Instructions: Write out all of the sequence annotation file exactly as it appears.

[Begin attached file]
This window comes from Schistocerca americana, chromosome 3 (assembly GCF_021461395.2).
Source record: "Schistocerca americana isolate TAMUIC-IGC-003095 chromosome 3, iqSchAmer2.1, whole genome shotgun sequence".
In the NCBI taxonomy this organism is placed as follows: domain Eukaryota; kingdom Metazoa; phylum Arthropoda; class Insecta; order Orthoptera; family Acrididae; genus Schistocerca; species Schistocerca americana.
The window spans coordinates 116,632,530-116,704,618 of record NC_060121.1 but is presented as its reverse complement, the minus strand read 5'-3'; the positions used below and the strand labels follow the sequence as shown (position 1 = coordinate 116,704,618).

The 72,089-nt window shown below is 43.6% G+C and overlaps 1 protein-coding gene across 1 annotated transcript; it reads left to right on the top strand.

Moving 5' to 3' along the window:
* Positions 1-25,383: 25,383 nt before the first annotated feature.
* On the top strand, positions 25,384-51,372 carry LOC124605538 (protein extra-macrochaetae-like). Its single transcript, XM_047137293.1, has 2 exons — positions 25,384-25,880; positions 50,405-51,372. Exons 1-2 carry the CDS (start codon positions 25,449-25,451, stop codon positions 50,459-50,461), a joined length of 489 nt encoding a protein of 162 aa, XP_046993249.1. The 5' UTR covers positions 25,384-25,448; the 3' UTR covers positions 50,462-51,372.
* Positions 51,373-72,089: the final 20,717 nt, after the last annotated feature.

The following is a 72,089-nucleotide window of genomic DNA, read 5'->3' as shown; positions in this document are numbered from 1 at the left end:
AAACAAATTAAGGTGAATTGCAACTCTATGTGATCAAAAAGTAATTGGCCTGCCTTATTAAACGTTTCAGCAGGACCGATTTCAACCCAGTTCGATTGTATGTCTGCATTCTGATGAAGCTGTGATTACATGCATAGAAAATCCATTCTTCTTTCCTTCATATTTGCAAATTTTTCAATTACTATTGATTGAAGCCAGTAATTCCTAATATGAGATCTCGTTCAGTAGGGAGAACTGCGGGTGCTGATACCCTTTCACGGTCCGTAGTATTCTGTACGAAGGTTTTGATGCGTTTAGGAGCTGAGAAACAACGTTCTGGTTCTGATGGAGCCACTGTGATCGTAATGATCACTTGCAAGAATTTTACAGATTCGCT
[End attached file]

This window comes from Schistocerca americana, chromosome 3 (assembly GCF_021461395.2).
Source record: "Schistocerca americana isolate TAMUIC-IGC-003095 chromosome 3, iqSchAmer2.1, whole genome shotgun sequence".
In the NCBI taxonomy this organism is placed as follows: domain Eukaryota; kingdom Metazoa; phylum Arthropoda; class Insecta; order Orthoptera; family Acrididae; genus Schistocerca; species Schistocerca americana.
The window spans coordinates 116,632,530-116,704,618 of record NC_060121.1 but is presented as its reverse complement, the minus strand read 5'-3'; the positions used below and the strand labels follow the sequence as shown (position 1 = coordinate 116,704,618).

The 72,089-nt window shown below is 43.6% G+C and overlaps 1 protein-coding gene across 1 annotated transcript; it reads left to right on the top strand.

Moving 5' to 3' along the window:
* Positions 1-25,383: 25,383 nt before the first annotated feature.
* On the top strand, positions 25,384-51,372 carry LOC124605538 (protein extra-macrochaetae-like). Its single transcript, XM_047137293.1, has 2 exons — positions 25,384-25,880; positions 50,405-51,372. Exons 1-2 carry the CDS (start codon positions 25,449-25,451, stop codon positions 50,459-50,461), a joined length of 489 nt encoding a protein of 162 aa, XP_046993249.1. The 5' UTR covers positions 25,384-25,448; the 3' UTR covers positions 50,462-51,372.
* Positions 51,373-72,089: the final 20,717 nt, after the last annotated feature.

The following is a 72,089-nucleotide window of genomic DNA, read 5'->3' as shown; positions in this document are numbered from 1 at the left end:
AAACAAATTAAGGTGAATTGCAACTCTATGTGATCAAAAAGTAATTGGCCTGCCTTATTAAACGTTTCAGCAGGACCGATTTCAACCCAGTTCGATTGTATGTCTGCATTCTGATGAAGCTGTGATTACATGCATAGAAAATCCATTCTTCTTTCCTTCATATTTGCAAATTTTTCAATTACTATTGATTGAAGCCAGTAATTCCTAATATGAGATCTCGTTCAGTAGGGAGAACTGCGGGTGCTGATACCCTTTCACGGTCCGTAGTATTCTGTACGAAGGTTTTGATGCGTTTAGGAGCTGAGAAACAACGTTCTGGTTCTGATGGAGCCACTGTGATCGTAATGATCACTTGCAAGAATTTTACAGATTCGCT